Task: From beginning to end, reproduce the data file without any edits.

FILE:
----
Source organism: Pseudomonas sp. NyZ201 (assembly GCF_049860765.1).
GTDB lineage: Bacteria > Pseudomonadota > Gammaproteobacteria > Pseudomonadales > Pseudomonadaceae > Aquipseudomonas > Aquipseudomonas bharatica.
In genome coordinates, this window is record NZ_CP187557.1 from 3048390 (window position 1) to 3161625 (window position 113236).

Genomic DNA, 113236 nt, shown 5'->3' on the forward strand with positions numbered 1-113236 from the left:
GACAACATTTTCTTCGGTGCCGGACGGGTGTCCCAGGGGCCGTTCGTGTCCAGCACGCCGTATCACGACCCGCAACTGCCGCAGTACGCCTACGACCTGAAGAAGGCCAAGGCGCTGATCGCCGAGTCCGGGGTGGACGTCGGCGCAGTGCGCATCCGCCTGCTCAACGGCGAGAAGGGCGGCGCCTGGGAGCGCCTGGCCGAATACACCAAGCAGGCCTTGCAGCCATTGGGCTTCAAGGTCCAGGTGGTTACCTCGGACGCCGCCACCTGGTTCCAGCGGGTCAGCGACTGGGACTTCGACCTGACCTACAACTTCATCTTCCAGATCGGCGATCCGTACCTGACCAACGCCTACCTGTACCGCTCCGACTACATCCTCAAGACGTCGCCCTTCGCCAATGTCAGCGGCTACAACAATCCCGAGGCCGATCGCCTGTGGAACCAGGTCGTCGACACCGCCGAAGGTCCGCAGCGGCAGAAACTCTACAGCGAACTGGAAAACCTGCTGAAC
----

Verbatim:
Source organism: Pseudomonas sp. NyZ201 (assembly GCF_049860765.1).
GTDB lineage: Bacteria > Pseudomonadota > Gammaproteobacteria > Pseudomonadales > Pseudomonadaceae > Aquipseudomonas > Aquipseudomonas bharatica.
In genome coordinates, this window is record NZ_CP187557.1 from 3048390 (window position 1) to 3161625 (window position 113236).

Genomic DNA, 113236 nt, shown 5'->3' on the forward strand with positions numbered 1-113236 from the left:
GACAACATTTTCTTCGGTGCCGGACGGGTGTCCCAGGGGCCGTTCGTGTCCAGCACGCCGTATCACGACCCGCAACTGCCGCAGTACGCCTACGACCTGAAGAAGGCCAAGGCGCTGATCGCCGAGTCCGGGGTGGACGTCGGCGCAGTGCGCATCCGCCTGCTCAACGGCGAGAAGGGCGGCGCCTGGGAGCGCCTGGCCGAATACACCAAGCAGGCCTTGCAGCCATTGGGCTTCAAGGTCCAGGTGGTTACCTCGGACGCCGCCACCTGGTTCCAGCGGGTCAGCGACTGGGACTTCGACCTGACCTACAACTTCATCTTCCAGATCGGCGATCCGTACCTGACCAACGCCTACCTGTACCGCTCCGACTACATCCTCAAGACGTCGCCCTTCGCCAATGTCAGCGGCTACAACAATCCCGAGGCCGATCGCCTGTGGAACCAGGTCGTCGACACCGCCGAAGGTCCGCAGCGGCAGAAACTCTACAGCGAACTGGAAAACCTGCTGAAC